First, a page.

Posted in Life, Poetry, Reading, Teaching, Writing

News, Updates, and a Little Havoc

Hello! Happy Summer!

It’s the end of July, which means…

1) Going outside in Austin in the afternoon = recreating the end of Raiders of the Lost Ark.

2) The start of the new school year is close enough that it can no longer be ignored, so I’m desperately trying to finish all the books I’ve started this summer.

3) It’s time for some summer updates.

*

New Publications!

product_thumbnailThis summer, my work appeared in two new publications. You can read my humorous poem “Conquest or Coincidence” in this year’s issue of Best Austin Poetry, available at Lulu for only $1.75 + shipping. My poem, which is about the time my very fat childhood cat caught a mouse, is in good company with several poems from the talented and entertaining Diana Conces and many other gifted Texas poets.

IMG_20190710_094437535Also, I’m happy to report that my creepy flash fiction story “Window,” which was published at Havok in May, was selected for their season one anthology, Rebirth. Print and Kindle versions are both available on Amazon. The forty-eight very short stories in the collection range from scary and suspenseful to hilarious and thought-provoking. I recommend “The Devil Went Down to Costco” by Stephanie Scissom to make you laugh, “Words” by Katherine Vinson to make you think, and “If These Walls Could Talk” by J.L. Knight to give you shivers.

New Shopping Opportunities!

isla_280x280.25948040_fd2syi7nThis summer, I updated the Shop page of my blog, added new items to my Etsy store, and created a Teachers Pay Teachers page. Check them out and see if there’s something there with your name on it. (Psst! Want a super-secret coupon? From now until September 1, use the code JULYBLOG at my Etsy shop to get 15% off your purchase!)

New Cat!

Back in the fall, we quickly went from being a four-pet family to a two-pet family when my two cats, Gink and Toby, passed away within three weeks of each other. Toby was eighteen and Gink, who had been my familiar since he was a kitten, was almost twenty years old. Suffice to say, their passing left a deep chasm in my heart and my home. We still have our dog, Uno, and our other twenty-year-old cat, Gabby, and I love them both SO much, but I missed my boys. So, in May, hubby and I adopted an eighteen-year-old cat with a thyroid condition.

Everyone, meet Sneakers.

 

Somehow, this sweet, handsome, friendly, charismatic little guy spent TWELVE YEARS in a shelter in Pennsylvania. I still don’t understand how he went so long without finding his forever home, but I’m so glad his journey led him to us. (You can read more about his adoption story in this interview with Austin Pets Alive.)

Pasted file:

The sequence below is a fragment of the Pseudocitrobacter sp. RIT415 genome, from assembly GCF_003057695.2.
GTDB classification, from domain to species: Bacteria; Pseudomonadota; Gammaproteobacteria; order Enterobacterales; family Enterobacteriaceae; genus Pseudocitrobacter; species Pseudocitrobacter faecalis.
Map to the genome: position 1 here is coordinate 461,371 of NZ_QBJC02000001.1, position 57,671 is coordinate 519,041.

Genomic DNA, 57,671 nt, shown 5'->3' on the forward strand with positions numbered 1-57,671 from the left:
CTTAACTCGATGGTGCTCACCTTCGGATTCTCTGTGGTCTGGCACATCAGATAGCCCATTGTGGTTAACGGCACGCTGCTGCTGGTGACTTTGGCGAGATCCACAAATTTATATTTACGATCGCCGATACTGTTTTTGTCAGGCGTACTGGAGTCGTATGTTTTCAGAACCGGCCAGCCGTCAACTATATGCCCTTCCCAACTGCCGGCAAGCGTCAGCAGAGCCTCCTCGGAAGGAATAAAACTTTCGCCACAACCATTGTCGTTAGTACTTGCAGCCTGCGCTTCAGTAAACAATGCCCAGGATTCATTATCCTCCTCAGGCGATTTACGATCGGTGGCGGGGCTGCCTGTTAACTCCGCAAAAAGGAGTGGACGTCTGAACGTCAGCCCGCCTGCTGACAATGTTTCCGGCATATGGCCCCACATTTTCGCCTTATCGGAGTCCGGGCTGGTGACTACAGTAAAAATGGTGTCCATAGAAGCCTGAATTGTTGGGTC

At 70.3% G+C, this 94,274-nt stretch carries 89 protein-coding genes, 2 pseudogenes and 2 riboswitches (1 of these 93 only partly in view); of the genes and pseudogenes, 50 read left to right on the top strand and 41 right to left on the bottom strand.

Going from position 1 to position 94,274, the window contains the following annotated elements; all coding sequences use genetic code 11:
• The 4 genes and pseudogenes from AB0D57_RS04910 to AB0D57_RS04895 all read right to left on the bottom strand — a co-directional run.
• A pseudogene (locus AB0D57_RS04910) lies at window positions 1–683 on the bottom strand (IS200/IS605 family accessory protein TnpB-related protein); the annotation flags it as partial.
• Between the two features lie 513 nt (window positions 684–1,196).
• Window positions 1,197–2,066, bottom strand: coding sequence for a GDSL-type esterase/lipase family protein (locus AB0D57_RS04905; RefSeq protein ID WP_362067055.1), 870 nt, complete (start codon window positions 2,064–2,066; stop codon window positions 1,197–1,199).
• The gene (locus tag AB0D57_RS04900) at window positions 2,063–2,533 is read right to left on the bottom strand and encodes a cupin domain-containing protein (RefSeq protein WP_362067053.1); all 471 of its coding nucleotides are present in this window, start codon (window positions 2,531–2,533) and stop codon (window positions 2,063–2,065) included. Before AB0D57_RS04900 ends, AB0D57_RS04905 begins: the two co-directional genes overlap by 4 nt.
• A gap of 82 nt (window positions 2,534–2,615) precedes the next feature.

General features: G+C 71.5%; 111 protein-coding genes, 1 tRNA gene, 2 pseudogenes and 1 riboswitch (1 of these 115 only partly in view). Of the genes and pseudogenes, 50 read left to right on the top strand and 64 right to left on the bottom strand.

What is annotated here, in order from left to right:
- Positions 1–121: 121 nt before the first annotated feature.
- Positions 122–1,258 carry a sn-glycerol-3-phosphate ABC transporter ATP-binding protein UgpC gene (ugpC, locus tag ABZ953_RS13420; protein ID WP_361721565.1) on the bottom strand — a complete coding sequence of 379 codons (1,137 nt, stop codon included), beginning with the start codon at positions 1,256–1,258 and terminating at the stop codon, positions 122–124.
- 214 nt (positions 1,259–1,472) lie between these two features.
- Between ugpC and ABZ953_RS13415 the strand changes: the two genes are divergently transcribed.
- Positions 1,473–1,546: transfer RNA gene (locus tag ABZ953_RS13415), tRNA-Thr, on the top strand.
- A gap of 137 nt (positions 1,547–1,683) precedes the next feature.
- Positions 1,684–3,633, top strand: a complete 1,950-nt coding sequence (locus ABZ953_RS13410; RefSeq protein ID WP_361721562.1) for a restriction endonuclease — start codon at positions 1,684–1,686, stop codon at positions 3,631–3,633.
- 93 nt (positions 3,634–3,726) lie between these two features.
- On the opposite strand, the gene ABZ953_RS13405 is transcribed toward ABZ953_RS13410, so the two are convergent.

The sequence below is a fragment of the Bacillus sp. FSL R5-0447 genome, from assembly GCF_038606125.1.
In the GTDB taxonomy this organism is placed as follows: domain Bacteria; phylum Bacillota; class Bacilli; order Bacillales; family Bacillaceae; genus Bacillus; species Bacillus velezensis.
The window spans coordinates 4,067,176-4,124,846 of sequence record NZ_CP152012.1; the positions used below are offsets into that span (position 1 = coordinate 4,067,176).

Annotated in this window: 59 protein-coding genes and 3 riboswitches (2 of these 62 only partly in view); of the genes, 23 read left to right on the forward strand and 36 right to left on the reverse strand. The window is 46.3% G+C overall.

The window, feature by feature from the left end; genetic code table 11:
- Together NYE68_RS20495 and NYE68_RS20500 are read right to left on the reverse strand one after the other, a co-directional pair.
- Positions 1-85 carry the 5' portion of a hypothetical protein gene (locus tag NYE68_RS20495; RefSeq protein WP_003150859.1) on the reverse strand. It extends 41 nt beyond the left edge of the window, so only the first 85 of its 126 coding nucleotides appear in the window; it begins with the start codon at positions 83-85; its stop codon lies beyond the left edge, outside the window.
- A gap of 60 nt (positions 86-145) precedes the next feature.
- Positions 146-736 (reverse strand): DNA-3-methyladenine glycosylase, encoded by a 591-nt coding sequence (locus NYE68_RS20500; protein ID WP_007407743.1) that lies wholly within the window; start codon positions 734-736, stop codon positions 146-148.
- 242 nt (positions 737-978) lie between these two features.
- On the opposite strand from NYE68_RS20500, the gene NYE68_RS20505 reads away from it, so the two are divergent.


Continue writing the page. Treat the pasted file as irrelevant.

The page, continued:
Sneakers is more like a big kitten than a senior cat. He talks in his sleep and snores and plays with toys and gets the zoomies around 11pm. He eats like a pig (both in volume and manners) and tries to stick his paws in whatever we’re eating as well, whether it’s cereal or salad. He follows Gabby around the house singing to her (unfortunately, she is deaf and therefore immune to his siren call) and plays bongos on the dog’s ribs when he walks by too close. Sneakers is such a character, and we’re so happy to be his family.

Also, I’d just like to say that I never intended to adopt an older cat. All the elderly cats we’ve had in the past have been homegrown. In fact, I’d been hoping to get a kitten in the next year or so. But after adopting Sneakers, I have to say… old cats are awesome. Consider giving one a chance. Check out the available senior kitties at Austin Pets Alive or visit your city’s local shelter.

***

Well, that’s what’s new with me this summer. Writing, reading, weird trinkets, cats… the usual, really. What’s new with you?

 

Posted in Life, Teaching

My Numbers

I love the scene in Erin Brockovich when her neighbor asks for her number and she says, “Which number do you want?” Then she proceeds to give him the ages of her children, the number of times she’s been married, and the amount of money in her bank account before sharing her phone number. It’s a great movie moment because Julie Roberts delivers her lines so well, but it’s also a great reminder that people cannot be summed up with just one name, label, or number.

Here’s a clip of the scene. Be forewarned, Ms. Brockovich has a bit of a potty mouth: